Pathological Gambling Linked To Other Psychiatric Disorders

Newly Released Monograph from NCRG Examines Disordered Gambling through a Public Health Lens

Nov 17, 2008

LAS VEGAS– More than 96 percent of people who have had pathological gambling in their lifetime also have suffered from an additional psychiatric or substance-abuse disorder, according to research summarized in the latest volume ofIncreasing the Odds: A Series Dedicated to Understanding Gambling Disorders. Released today by the National Center for Responsible Gaming (NCRG), this publication is the fourth volume in the NCRG’sIncreasing the Oddsmonograph series and the second of two monographs dedicated to exploring gambling through a public health lens. “Gambling and the Public Health, Part 2” features scientific research that can inform public health strategies and responsible gaming programs designed to reduce gambling-related harms.

“The monograph series is a vehicle for sharing new and critical research on gambling disorders with the public,” says Phil Satre, chairman of the NCRG. “The studies highlighted in this latest volume examine disordered gambling behavior as a public health issue, assessing the social, cultural and economic variables that influence the condition.”

“Gambling and the Public Health, Part 2” was released today at the 9th annual NCRG Conference on Gambling and Addiction in Las Vegas. The publication includes a summary by Ronald C. Kessler, Ph.D., of new research on the prevalence of other mental disorders among pathological gamblers. According to the study, nearly all pathological gamblers are affected by an additional psychiatric condition, such as mood, anxiety, impulse-control and substance-abuse disorders. Additionally, those disorders typically surface at an earlier age than gambling disorders, suggesting that they may actually cause the subsequent onset of pathological gambling.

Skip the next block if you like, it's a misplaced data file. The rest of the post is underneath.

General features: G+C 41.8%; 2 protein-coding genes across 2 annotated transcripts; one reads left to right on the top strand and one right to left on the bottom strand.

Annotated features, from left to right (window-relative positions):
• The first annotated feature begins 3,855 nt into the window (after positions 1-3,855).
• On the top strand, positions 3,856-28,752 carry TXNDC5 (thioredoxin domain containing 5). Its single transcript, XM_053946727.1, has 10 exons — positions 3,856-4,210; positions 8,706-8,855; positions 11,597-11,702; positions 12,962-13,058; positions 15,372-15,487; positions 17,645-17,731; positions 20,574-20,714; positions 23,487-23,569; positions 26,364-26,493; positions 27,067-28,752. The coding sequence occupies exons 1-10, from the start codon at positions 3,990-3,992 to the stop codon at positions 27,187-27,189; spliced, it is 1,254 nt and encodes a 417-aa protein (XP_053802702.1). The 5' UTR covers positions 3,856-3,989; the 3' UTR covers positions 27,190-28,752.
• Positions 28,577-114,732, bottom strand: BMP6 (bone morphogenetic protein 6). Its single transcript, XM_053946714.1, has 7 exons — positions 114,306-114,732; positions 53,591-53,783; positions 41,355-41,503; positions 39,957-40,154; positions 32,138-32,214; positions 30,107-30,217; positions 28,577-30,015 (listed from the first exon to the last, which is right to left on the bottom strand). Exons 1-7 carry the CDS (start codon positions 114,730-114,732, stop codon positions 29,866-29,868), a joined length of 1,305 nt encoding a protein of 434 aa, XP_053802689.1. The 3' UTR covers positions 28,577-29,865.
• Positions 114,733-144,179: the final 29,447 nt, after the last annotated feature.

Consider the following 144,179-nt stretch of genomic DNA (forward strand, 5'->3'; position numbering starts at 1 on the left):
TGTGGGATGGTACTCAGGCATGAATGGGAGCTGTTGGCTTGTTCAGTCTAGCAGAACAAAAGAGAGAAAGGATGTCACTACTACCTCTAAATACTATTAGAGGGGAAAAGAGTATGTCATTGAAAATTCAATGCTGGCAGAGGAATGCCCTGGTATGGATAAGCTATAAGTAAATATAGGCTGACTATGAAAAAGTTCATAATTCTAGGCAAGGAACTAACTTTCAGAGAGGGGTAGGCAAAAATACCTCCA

The publication also includes research summaries from Alex Blaszczynski, Ph.D., on a strategic framework for creating effective responsible gaming programs and public policies; Allyson J. Peller, M.P.H., on whether new gambling technology – including online gambling Web sites and electronic gaming machines – affects player behavior; Richard A. LaBrie, Ed.D., on how self-exclusion data can provide a valid measure of the prevalence of gambling disorders and inform public health planners; and Robert Ladouceur, Ph.D., on the efficacy of a self-exclusion program in Quebec.

“Gambling and the Public Health, Part 1” includes research on pathological gambling prevalence rates, the demographic characteristics of youth gamblers and the effects of increased exposure to gambling. Both publications are available online

About the NCRG
The National Center for Responsible Gaming (NCRG) is the only national organization exclusively devoted to funding research that helps increase understanding of pathological and youth gambling and find effective methods of treatment for the disorder. Founded in 1996 as a 501(c)3 charitable organization, the NCRG’s mission is to help individuals and families affected by gambling disorders by supporting the finest peer-reviewed, scientific research into pathological and youth gambling; encouraging the application of new research findings to improve prevention, diagnostic, intervention and treatment strategies; and advancing public education about responsible gaming. The NCRG is the American Gaming Association’s affiliated charity. For more information,

NCRG funds provide grants to researchers to increase understanding of pathological gambling and find effective methods of treatment for the disorder. The funds are distributed through the Institute for Research on Pathological Gambling and Related Disorders, a program of the Division on Addictions at Cambridge Health Alliance, a teaching affiliate of Harvard Medical School. For more information,